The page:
Deposition and longevity of oviposition-deterring pheromone in the cabbage seed weevil

A - Papers appearing in refereed journals

Ferguson, A. W. and Williams, I. H. 1991. Deposition and longevity of oviposition-deterring pheromone in the cabbage seed weevil. Physiological Entomology. 16 (1), pp. 27-33. https://doi.org/10.1111/j.1365-3032.1991.tb00540.x

AuthorsFerguson, A. W. and Williams, I. H.
Abstract

The cabbage seed weevil (Ceutorhynchus assimilis Payk.) lays eggs singly into pods of oilseed rape (Brassica napus L.) through punctures bored with the mouthparts, preferring pods not recently used for oviposition. A simple new choice test has been used to test individual components of egg-laying behaviour for their effect on oviposition site selection. It is confirmed that an oviposition-deterring pheromone (ODP) is deposited during abdomen brushing of the pod which follows egg-laying. Neither pin punctures, weevil feeding punctures, oviposition punctures nor eggs had any deterrent effect. Pods walked on by female weevils were not avoided by those laying eggs. Observations suggest that the ODP is sensed by contact chemoreceptors on the antennae. The deterrent effect lasted only 1-2 h. The implications of these findings on the adaptive significance of the pheromone and its possible use in pest control are discussed.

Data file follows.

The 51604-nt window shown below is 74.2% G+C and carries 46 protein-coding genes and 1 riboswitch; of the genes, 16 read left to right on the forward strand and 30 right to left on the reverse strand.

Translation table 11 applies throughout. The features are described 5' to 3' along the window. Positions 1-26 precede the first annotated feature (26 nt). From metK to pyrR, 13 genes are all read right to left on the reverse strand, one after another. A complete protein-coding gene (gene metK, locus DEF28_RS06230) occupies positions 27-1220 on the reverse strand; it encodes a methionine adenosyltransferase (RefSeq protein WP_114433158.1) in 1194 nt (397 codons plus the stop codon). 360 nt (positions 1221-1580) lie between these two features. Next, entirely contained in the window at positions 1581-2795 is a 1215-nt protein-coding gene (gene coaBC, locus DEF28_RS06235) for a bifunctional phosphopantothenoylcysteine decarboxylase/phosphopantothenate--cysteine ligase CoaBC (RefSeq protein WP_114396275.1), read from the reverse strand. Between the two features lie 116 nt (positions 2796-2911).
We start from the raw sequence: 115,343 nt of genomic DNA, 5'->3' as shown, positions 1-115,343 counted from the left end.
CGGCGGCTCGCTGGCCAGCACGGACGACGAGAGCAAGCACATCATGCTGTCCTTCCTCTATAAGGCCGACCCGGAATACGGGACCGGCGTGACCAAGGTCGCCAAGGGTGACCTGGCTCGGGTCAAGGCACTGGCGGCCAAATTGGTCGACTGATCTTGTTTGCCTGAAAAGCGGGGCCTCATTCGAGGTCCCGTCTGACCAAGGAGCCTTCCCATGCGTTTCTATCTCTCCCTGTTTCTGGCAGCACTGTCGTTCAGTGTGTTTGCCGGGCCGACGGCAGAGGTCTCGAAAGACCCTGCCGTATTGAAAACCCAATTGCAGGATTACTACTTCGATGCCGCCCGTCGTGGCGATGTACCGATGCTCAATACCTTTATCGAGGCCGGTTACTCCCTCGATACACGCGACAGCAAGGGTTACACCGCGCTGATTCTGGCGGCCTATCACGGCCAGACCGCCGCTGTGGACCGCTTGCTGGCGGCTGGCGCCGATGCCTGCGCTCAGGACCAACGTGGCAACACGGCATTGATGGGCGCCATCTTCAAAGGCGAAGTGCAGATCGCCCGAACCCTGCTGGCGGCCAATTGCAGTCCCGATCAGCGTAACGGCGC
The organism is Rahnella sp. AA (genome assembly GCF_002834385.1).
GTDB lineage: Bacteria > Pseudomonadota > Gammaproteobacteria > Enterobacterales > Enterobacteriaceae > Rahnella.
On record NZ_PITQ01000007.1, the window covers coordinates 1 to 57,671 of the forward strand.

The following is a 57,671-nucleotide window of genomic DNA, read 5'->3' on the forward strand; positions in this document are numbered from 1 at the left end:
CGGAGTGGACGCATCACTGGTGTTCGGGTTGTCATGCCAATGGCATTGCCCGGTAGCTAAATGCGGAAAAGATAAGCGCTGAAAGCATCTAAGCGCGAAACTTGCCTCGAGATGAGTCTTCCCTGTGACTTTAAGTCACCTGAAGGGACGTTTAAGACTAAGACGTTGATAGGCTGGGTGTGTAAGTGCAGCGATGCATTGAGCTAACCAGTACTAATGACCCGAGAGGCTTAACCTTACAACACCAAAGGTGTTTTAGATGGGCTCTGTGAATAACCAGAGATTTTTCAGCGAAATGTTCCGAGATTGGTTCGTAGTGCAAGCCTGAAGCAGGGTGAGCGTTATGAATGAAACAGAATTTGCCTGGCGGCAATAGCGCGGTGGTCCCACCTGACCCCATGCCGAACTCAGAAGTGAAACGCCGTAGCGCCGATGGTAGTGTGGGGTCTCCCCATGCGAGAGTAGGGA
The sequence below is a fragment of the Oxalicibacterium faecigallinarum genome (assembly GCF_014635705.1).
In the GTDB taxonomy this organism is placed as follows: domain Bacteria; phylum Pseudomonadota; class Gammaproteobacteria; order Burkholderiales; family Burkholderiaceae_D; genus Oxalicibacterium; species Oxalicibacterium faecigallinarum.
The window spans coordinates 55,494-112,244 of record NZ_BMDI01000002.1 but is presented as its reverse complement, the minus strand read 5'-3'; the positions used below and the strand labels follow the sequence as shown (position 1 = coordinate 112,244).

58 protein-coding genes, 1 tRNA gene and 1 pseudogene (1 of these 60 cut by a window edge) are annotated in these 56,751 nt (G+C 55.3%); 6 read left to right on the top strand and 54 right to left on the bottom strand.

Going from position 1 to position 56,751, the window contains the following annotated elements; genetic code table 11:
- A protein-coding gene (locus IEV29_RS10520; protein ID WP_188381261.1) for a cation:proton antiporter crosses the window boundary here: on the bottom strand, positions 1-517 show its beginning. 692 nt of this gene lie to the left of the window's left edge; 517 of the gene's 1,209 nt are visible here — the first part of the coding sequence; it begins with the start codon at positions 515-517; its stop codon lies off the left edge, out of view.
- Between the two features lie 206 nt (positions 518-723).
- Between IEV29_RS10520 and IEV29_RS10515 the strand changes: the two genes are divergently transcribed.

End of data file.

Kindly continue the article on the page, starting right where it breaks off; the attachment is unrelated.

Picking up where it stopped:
KeywordsEntomology
Year of Publication1991
JournalPhysiological Entomology
Journal citation16 (1), pp. 27-33
Digital Object Identifier (DOI)https://doi.org/10.1111/j.1365-3032.1991.tb00540.x
Open accessPublished as non-open access
Funder project or code23
Project: 041175
ISSN03076962
PublisherWiley

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